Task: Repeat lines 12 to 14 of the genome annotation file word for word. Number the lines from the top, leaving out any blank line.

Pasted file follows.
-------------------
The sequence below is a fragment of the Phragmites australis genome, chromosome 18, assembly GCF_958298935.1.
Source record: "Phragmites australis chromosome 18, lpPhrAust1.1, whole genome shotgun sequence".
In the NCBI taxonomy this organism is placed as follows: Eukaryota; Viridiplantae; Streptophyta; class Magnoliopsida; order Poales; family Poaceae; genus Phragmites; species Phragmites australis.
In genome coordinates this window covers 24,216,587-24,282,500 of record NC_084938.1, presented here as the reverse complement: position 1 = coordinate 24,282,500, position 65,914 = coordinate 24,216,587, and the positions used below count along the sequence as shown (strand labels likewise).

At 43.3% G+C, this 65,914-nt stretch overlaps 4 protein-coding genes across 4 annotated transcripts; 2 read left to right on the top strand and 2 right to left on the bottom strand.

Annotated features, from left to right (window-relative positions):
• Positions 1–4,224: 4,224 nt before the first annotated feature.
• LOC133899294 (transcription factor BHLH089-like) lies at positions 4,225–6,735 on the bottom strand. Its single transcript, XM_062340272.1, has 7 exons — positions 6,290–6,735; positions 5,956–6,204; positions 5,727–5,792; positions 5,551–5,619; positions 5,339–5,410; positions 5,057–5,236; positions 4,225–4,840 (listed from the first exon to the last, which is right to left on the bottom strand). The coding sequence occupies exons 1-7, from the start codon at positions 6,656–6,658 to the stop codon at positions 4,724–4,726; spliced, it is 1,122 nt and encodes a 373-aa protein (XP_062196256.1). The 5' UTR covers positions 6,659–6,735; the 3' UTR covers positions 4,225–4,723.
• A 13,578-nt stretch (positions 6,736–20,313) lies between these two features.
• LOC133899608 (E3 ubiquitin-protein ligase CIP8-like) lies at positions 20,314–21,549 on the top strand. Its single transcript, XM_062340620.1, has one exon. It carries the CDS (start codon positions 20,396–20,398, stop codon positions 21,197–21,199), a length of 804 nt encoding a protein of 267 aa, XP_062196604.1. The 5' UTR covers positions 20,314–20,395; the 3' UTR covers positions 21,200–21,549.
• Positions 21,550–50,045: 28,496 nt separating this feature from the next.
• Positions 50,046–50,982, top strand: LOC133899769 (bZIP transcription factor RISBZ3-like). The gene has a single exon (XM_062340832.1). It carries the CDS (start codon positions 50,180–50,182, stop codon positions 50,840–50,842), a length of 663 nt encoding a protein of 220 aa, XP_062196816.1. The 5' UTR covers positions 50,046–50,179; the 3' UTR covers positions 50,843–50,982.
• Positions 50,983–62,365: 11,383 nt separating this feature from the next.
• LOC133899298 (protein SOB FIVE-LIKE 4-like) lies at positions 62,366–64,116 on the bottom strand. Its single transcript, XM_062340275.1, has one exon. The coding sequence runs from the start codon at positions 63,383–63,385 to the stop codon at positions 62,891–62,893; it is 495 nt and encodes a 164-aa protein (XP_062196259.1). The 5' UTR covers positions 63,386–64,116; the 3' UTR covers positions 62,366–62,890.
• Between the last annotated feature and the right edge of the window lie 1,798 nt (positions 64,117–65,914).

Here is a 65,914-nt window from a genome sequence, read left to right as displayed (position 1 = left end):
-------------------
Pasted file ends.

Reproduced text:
• Positions 50,046–50,982, top strand: LOC133899769 (bZIP transcription factor RISBZ3-like). The gene has a single exon (XM_062340832.1). It carries the CDS (start codon positions 50,180–50,182, stop codon positions 50,840–50,842), a length of 663 nt encoding a protein of 220 aa, XP_062196816.1. The 5' UTR covers positions 50,046–50,179; the 3' UTR covers positions 50,843–50,982.
• Positions 50,983–62,365: 11,383 nt separating this feature from the next.
• LOC133899298 (protein SOB FIVE-LIKE 4-like) lies at positions 62,366–64,116 on the bottom strand. Its single transcript, XM_062340275.1, has one exon. The coding sequence runs from the start codon at positions 63,383–63,385 to the stop codon at positions 62,891–62,893; it is 495 nt and encodes a 164-aa protein (XP_062196259.1). The 5' UTR covers positions 63,386–64,116; the 3' UTR covers positions 62,366–62,890.